I had fed and watered the goats and was now collecting eggs from the chickens when I heard a rattle. It sounded like the doorknob to the back door of the barn. Suddenly, the door was flung wide open and in came eight goats. Before I could get out of the chicken pen, the goats everywhere in the barn. Belle flipped open the grain bin and was merrily munching on sweet feed. The rest of the goats were stationed along the hay bale stacks and were pulling mouthfuls of hay out of the hay bales.
When faced with so many goats being naughty the only thing you can do is take a deep breath and start moving goats out of the barn one at a time. They’re not like sheep where if you tell them to go someplace and drive them, they’ll generally go. So wrangling goats can be a bit crazy. I pulled the closest goats off the hay and pushed them out the back door. I went down the line, pulling determined goats off the hay and out of the feed until they were all back in the goat pen. Then, I closed my eyes and took several calming breaths.
I had caught them before any real damage had been done. Besides eating up all the food for the winter, (you don’t think a goat wouldn’t do that?) a goat can literally die from eating too much food. After overeating, a goat can get bloat, which can kill her. The rumen is the part of the goat’s digestive system that can bloat. Goats with bloat look huge on their left side where the rumen is and are obviously in pain. They kick at their rumen and grind their teeth (not to be confused with the natural act of ruminating).
The trick is to feed them baking soda along with vegetable oil and anti-gas medicine. Dosing goats are oh so joyful because inevitably the goat doesn’t want to be dosed, and you end up in a tussle. Wear your ratty clothes and have a handler present. You can give pills via the mouth (called boluses, for those who were curious) and you can feed liquids (drench) through either a drenching gun or use a big syringe and squirt it in their mouths. Expect to be covered in whatever you drench with. Yuck.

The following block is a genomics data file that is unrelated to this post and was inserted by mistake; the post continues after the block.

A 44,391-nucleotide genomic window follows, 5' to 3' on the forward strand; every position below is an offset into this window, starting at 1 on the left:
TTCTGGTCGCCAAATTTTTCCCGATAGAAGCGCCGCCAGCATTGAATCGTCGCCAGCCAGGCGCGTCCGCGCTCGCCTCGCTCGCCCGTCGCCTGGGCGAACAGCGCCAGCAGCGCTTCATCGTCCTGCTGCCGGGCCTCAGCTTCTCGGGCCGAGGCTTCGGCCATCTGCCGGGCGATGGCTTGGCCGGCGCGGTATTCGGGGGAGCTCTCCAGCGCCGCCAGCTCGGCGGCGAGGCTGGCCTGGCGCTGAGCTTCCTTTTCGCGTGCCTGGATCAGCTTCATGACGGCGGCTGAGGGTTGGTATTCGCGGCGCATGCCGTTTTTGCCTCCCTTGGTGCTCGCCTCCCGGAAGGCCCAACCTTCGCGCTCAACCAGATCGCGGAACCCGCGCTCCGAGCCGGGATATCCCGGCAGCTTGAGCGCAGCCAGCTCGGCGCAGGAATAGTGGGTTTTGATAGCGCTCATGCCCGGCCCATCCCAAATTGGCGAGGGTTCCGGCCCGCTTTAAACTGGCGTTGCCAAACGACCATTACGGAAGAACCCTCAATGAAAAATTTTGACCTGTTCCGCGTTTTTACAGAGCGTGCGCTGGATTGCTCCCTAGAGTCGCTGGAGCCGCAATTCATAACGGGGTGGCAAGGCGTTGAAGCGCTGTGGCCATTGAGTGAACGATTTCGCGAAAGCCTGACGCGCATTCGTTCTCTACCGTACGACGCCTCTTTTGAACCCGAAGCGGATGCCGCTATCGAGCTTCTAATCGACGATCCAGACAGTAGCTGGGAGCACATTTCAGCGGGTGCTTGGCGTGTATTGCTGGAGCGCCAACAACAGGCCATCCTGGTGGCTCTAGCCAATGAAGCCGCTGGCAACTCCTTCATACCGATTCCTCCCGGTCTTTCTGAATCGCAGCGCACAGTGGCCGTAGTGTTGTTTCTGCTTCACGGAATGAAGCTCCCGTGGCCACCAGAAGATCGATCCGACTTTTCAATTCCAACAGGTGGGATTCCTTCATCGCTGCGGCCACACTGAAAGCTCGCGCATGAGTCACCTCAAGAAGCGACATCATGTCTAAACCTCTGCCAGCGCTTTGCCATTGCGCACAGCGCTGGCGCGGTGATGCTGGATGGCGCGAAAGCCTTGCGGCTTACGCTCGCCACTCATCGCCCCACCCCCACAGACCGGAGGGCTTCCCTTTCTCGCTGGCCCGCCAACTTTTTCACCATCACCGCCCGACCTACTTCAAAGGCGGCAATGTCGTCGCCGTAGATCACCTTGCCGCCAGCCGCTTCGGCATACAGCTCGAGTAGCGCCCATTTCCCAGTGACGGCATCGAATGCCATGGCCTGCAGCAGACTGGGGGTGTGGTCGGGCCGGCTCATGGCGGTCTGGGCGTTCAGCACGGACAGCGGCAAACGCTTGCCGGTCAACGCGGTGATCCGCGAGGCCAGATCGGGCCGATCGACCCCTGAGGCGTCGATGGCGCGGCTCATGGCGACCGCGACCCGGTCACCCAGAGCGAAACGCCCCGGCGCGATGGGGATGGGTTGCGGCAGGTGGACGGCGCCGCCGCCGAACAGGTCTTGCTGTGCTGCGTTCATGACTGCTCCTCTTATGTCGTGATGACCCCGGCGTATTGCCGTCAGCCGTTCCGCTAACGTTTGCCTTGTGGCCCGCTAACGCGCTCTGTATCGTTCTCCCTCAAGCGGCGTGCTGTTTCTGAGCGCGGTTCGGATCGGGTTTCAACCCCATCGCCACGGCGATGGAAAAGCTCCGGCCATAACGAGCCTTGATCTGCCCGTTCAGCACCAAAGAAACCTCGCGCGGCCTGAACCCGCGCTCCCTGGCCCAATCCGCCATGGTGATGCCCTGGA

The better way is to prevent your goats from getting into the feed, so you don’t have this problem. That means not only goat feed, but chicken feed, horse feed, or whatever else. No matter how clever you think you are at containing their feed, go the extra mile and really keep them from it. Lock doors and look for ways to get in or out. Goats are clever and can climb. Boy, can they climb! There are photos of feral goats on literal toe-holds on cliffs and on tops of trees. I’ve heard of one person whose goats actual climbed scaffolding to get out of the barn from the open top window. They analyze your defenses and take advantage of them.
In my first blog post I talked about Annie, one of my first goats, whom the owner traded for 4 chickens because she was a bit of an escape artist. The truth is all goats are capable of being escape artists, and if you’re not willing to give them a good solid barrier, you’ll have goat mayhem.
I suspect it was Annie who opened the barn door with her horns.
My solution was simple. I locked the back door. When I told my husband about the goat escape the next day, he suggested we put a bar on the door to prevent any further openings.
Yep, that'll probably work.
Have you ever had a CSA (Community-Supported Agriculture) share? If you have, you can relate to our situation in fall 2012.
We had just gotten our first CSA share in years, and, well, let’s just say that the pumpkins were booming. We had pumpkin coming out our ears. And we still have pumpkin in our freezer from that time, and the pumpkins are rolling in again.